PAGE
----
Food and chemical toxicology : an international journal published for the British Industrial Biological Research Association

The mycotoxin patulin increases colonic epithelial permeability in vitro.

PMID 22906760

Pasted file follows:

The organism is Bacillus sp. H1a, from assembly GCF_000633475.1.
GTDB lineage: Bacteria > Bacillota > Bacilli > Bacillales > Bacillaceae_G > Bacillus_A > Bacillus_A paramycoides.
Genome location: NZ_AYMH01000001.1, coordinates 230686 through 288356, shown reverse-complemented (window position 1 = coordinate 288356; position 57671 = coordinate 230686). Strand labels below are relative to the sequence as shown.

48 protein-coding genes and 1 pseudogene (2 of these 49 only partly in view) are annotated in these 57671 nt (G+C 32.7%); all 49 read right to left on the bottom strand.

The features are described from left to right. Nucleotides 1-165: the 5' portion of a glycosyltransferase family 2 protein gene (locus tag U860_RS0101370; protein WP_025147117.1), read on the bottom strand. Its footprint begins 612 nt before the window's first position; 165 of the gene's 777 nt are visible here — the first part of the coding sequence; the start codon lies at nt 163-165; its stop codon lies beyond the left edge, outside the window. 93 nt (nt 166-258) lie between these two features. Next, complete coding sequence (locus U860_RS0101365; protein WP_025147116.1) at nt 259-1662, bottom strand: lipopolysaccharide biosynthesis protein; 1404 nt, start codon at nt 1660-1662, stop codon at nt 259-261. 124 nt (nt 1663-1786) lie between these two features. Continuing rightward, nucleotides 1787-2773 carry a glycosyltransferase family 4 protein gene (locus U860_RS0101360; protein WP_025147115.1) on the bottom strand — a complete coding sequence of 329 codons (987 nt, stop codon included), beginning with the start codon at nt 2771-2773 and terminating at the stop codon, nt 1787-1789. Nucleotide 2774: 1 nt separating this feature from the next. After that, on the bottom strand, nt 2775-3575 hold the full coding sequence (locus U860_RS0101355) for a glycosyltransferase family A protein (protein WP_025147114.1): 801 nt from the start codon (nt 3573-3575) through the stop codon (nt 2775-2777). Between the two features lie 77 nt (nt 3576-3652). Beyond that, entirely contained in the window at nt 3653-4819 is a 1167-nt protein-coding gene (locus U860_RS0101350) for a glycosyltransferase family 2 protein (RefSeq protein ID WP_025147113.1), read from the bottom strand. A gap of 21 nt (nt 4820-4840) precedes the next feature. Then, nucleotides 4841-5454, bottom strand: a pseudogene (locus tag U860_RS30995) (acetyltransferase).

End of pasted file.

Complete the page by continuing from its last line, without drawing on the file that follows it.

The gastrointestinal lumen is directly exposed to dietary contaminants, including patulin, a mycotoxin produced by moulds. Patulin is known to increase permeability across intestinal Caco-2 monolayers. This study aimed to determine the effect of patulin on permeability, ion transport and morphology in isolated rat colonic mucosae. Mucosal sheets were mounted in Ussing chambers and voltage clamped. Apical addition of patulin (100-500 μM) rapidly reduced transepithelial electrical resistance (TEER) and increased permeability to [(14)C] mannitol (2.9-fold). Patulin also inhibited carbachol-induced electrogenic chloride secretion and histological evidence of mucosal damage was observed. To examine potential mechanisms of action of patulin on colonic epithelial cells, high-content analysis of Caco-2 cells was performed and this novel, quantitative fluorescence-based approach confirmed its cytotoxic effects. With regard to time course, the cytotoxicity determined by high content analysis took longer than the almost immediate reduction of electrical resistance in isolated mucosal sheets. These data indicate patulin is not only cytotoxic to enterocytes but also has the capacity to directly alter permeability and ion transport in intact intestinal mucosae. These data corroborate and extend findings in intestinal cell culture monolayers, and further suggest that safety limits on consumption of patulin may be warranted.